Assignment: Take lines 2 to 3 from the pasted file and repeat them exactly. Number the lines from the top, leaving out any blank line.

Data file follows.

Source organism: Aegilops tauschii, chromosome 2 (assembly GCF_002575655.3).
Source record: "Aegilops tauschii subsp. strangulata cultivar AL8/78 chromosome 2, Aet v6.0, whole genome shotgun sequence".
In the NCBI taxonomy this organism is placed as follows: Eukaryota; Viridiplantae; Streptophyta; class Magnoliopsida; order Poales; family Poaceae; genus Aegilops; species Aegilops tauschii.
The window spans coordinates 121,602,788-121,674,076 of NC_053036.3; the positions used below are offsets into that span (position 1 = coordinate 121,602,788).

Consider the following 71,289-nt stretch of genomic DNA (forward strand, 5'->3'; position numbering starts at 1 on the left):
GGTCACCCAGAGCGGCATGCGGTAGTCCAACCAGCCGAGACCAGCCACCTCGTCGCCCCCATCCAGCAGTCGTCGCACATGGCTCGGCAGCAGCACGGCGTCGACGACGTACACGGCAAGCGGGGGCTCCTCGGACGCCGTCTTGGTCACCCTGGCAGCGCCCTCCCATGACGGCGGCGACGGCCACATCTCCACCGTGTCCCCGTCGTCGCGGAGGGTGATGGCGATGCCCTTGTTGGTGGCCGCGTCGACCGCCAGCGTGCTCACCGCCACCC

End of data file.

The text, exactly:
Source record: "Aegilops tauschii subsp. strangulata cultivar AL8/78 chromosome 2, Aet v6.0, whole genome shotgun sequence".
In the NCBI taxonomy this organism is placed as follows: Eukaryota; Viridiplantae; Streptophyta; class Magnoliopsida; order Poales; family Poaceae; genus Aegilops; species Aegilops tauschii.